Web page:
To your friends and relatives, you live in a rich country and so even you, you are a rich person. In fact, you are another version of an ATM machine to them. When they call and they ask you to call back, even when they tell you about El-nino, La-nina or Roiko and Blue band, they want you to eventually send them money. If you ask them to do you a simple favour, they expect you to send them money. They do not want to know that you combine shifts to survive. They don’t know that you are doing degrading jobs day and night. If you don’t send them money, enough money at that, then you are a very selfish person who should be buried coming Saturday.

Your friends and relatives will show you that they care by informing you that so and so is selling this and that piece of land, a cow, a goat or sheep. Remember the price you are given by them is a thief’s price. The actual asking price is half of what they tell you. They are brokers and you are an easy target so think twice when buying something from home. At times, they will not even buy for you. They will be taking you in circles and finally you will find that you were conned by people who should be at the forefront of protecting your interests.

You have all along lived in abroad and so when you go back after many years, you have naturally acquired a foreign accent somehow. To your people back home, this is pride. You are used to calling your wife those London cursed names like sweetheart or darling. You have forgotten that you are at home and you are still calling each other those godforsaken names so you are in very bad books to your people. Wait a minute, are you still going to bath together and you are in the village? Are you mad? If not, then there is a demonic spirit in you, tell you your neighbour the devil is defeated! Say like you mean it! The devil is a liar! You not only came along with a ‘demonic’ wife but also some children who are behaving like ‘little devils.’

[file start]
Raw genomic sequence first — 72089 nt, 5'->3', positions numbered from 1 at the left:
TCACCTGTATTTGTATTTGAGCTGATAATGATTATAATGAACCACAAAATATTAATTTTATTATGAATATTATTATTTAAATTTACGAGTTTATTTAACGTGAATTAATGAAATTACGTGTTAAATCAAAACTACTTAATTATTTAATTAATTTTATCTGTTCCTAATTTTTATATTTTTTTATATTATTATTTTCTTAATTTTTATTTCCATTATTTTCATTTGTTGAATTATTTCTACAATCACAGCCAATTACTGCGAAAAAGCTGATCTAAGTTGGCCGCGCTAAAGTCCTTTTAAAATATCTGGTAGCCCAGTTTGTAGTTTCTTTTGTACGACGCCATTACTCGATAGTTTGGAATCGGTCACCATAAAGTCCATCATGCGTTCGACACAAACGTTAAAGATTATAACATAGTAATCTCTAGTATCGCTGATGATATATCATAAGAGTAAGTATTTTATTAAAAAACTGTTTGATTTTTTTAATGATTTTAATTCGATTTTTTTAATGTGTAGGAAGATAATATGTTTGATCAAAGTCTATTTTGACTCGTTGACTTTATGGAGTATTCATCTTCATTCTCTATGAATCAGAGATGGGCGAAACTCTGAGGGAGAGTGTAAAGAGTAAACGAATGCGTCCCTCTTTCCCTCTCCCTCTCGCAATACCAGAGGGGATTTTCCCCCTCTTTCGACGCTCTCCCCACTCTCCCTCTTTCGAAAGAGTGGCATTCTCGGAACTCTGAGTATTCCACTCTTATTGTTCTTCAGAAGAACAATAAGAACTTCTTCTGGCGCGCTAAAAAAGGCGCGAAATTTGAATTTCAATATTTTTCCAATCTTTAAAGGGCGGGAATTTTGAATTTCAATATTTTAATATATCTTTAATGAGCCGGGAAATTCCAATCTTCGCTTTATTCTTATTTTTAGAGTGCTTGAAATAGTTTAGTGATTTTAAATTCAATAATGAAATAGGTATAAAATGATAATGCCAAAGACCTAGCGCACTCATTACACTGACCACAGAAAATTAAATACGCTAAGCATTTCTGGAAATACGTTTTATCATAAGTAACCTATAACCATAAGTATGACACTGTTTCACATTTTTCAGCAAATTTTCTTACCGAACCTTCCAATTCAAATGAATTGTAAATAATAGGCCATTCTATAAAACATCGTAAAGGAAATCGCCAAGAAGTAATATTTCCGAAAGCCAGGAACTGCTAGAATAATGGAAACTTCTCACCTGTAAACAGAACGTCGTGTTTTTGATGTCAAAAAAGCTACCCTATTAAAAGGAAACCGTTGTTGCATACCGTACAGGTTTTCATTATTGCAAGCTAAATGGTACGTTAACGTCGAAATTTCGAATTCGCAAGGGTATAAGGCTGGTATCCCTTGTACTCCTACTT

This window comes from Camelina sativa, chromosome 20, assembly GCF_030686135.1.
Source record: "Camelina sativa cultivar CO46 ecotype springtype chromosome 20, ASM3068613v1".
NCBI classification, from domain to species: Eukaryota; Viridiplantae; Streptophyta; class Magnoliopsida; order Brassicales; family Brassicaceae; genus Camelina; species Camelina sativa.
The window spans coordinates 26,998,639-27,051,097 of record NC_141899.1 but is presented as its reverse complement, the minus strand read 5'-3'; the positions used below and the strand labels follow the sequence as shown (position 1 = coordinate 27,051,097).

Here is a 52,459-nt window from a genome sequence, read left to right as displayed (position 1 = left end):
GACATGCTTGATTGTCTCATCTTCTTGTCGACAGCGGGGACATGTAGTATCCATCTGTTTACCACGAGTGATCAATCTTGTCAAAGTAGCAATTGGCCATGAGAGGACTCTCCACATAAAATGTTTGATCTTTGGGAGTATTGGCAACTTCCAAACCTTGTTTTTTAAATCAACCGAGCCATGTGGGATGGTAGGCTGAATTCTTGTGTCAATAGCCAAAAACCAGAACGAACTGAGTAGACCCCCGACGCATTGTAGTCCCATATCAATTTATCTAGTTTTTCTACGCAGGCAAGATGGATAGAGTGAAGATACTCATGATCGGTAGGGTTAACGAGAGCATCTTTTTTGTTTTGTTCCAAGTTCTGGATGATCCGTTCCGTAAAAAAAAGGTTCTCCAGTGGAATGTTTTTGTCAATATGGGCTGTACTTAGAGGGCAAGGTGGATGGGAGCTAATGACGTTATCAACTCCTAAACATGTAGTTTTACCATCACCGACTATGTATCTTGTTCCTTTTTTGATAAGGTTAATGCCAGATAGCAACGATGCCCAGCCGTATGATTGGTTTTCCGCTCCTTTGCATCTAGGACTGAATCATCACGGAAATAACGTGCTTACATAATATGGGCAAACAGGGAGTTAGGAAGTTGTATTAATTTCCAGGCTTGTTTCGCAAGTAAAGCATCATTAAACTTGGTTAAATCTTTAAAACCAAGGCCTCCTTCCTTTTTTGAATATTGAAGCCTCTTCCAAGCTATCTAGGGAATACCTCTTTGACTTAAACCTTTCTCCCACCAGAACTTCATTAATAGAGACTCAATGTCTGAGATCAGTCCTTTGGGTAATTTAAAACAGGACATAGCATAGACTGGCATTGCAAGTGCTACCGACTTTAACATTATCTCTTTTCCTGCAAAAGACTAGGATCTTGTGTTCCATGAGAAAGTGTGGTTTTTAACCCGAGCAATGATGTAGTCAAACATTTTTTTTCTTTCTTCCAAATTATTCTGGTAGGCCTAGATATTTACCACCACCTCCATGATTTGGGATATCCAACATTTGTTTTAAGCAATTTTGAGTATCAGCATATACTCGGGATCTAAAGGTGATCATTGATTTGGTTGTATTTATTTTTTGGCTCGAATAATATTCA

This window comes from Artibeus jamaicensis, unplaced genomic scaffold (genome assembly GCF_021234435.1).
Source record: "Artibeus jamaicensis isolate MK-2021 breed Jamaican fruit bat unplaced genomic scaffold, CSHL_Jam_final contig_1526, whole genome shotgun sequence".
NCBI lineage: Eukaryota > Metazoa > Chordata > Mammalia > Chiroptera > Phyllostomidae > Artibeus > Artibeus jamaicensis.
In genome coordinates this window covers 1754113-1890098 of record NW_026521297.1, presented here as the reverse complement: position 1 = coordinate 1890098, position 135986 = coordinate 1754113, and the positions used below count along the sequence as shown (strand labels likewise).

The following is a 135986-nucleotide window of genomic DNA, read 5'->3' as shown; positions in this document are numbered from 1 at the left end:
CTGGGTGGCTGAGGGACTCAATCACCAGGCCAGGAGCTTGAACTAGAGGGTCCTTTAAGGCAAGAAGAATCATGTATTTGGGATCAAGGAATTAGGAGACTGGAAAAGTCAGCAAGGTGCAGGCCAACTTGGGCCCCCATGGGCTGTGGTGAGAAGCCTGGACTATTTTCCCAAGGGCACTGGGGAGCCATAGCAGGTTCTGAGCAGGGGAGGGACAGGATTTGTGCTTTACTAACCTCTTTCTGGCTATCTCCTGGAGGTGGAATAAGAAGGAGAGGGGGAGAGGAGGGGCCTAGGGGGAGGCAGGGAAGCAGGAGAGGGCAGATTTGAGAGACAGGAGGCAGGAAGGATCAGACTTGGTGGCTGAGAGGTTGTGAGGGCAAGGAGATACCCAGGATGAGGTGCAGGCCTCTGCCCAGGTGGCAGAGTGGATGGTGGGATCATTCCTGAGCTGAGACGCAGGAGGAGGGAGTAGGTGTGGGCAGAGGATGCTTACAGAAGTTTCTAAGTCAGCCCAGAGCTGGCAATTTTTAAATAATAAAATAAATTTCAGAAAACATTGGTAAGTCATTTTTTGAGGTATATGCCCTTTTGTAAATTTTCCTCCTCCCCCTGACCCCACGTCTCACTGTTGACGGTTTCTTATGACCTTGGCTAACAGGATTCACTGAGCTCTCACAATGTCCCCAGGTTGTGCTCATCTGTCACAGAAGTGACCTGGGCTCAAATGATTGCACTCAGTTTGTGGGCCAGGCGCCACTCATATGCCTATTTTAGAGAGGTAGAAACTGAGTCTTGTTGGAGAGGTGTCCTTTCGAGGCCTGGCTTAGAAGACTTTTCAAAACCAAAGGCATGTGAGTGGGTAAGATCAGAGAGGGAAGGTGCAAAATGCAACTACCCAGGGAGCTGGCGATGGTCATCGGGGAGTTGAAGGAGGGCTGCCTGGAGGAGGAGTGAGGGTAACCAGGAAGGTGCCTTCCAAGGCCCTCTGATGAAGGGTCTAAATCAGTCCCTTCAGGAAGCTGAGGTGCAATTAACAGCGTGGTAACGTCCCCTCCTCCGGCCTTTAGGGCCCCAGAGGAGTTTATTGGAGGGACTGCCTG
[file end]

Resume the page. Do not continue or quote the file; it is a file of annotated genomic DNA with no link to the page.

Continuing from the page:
Your eldest daughter thinks she is the next best thing after Beyoncé and she is fond of singing all the time. Hear her sing Craig David’s song that that depicts how he will spend the week…that…him and her lover will make love on Wednesday…and on Thursday, Friday….(God have mercy!) When she is singing the ‘satanic’ song, your seventy year old uncle is listening. Your children do not even greet relatives by hand and they their eyes are always glued to their mobile phones…What type of children are those? They have taken sophisticated baptism names instead of being called names like Gatamaiyu Fishing Camp where your dad discovered a dead mosquito.

I can go on and on and on highlighting the price of being in diaspora. If you are in diaspora and you have never been conned by your relatives, then you are not in real diaspora. If your name has never been maligned by jealous people to your relatives back home, you have not yet arrived in diaspora. Everything has a price attached to it and diaspora is not an exception.

With lots of love, I remain,


Man ManKambugua-E-mail: [email protected]  


Whispers from Diaspora: The Price Of Being In The Diaspora